That all went out of the window a couple of months ago unfortunately, when the challenges at home just became overwhelming. I tried to take my mind off things by sewing but I couldn't concentrate. The more mistakes I made, the more stressed I felt, it was dreadful. When I did eventually have something finished to blog about, I had no energy to write about it and certainly couldn't bring myself to plaster a smile on my face and photograph it. So I made the decision to take a short break from sewing and blogging.

In the meantime I went running. Three times a week without fail I was out there, pounding the pavements and parks of Ealing, sometimes on my own, sometimes with my lovely running group. Being outdoors and doing physical exercise really helped - exercise endorphins do work wonders. I know lots of people run with headphones, but I never have, it was just me and my whirring thoughts. I found the repetition of running quite meditative - a bit like the sound of a sewing machine - I'm sure there's a parallel there somewhere! After each run I felt so much better, my head was clearer and things were more in perspective. 

My second pair of trainers, still box fresh!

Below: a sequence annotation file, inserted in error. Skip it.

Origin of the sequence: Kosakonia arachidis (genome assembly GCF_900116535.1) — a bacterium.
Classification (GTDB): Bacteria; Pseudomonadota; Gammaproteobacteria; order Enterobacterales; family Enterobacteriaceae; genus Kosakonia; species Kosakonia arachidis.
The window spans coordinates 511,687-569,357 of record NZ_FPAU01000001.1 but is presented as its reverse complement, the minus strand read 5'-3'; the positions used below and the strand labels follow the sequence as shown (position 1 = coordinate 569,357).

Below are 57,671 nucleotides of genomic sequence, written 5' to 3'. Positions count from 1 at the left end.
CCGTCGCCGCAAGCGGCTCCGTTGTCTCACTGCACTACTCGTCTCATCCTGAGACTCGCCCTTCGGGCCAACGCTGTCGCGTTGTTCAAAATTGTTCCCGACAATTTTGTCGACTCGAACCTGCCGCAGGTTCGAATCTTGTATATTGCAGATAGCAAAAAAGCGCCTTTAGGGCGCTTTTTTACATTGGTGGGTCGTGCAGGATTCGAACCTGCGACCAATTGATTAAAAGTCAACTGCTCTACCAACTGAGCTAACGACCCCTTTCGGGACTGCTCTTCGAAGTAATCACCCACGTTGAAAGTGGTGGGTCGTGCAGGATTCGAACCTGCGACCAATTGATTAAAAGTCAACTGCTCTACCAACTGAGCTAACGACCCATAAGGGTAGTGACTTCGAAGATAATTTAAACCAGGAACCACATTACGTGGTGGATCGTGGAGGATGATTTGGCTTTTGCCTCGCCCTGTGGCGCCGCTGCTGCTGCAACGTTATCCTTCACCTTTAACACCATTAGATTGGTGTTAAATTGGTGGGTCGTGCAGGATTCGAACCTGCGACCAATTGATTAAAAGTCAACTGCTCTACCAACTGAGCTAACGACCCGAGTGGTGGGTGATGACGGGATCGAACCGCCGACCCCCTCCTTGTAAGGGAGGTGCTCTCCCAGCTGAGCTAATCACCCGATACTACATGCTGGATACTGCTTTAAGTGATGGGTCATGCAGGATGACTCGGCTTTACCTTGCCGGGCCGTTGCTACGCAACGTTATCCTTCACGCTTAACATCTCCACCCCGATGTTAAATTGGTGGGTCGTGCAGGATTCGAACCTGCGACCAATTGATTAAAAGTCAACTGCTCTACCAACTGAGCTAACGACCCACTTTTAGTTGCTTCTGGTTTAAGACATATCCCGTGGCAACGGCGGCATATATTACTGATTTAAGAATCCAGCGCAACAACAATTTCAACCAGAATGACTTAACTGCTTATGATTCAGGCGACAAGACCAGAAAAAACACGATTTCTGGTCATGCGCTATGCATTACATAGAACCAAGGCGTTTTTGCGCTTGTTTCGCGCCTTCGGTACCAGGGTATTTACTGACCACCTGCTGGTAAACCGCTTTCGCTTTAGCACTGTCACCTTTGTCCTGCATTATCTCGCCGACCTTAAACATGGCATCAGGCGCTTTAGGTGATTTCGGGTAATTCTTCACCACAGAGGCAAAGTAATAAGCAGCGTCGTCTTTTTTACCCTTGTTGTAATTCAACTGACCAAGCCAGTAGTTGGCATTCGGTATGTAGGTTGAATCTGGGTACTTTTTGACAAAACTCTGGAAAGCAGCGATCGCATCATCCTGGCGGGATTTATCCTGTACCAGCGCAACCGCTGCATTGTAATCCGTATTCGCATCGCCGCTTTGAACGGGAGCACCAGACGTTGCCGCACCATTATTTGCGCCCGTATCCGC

Within a few weeks I was sewing and blogging again, perhaps not quite as prolific as before, but definitely back on the horse. Still sewing. And still running. Running will never replace sewing in my life, but it can certainly complement it, and I like how the two can now go hand in hand. And the good news is that all that practice improved my running - I'm now able to run 10K!!! I still find this amazing, considering I couldn't run 10 metres six months ago. My next challenge will be on 17th June - I'll be running my first 10K race to support Charlie's special needs school. It's a wonderful school and they've been so supportive to us, I'd love to raise some money to help Charlie and the other amazing children who attend. If you're feeling generous and have a pound or two to spare, you can donate here. Any sponsorship will be very gratefully received.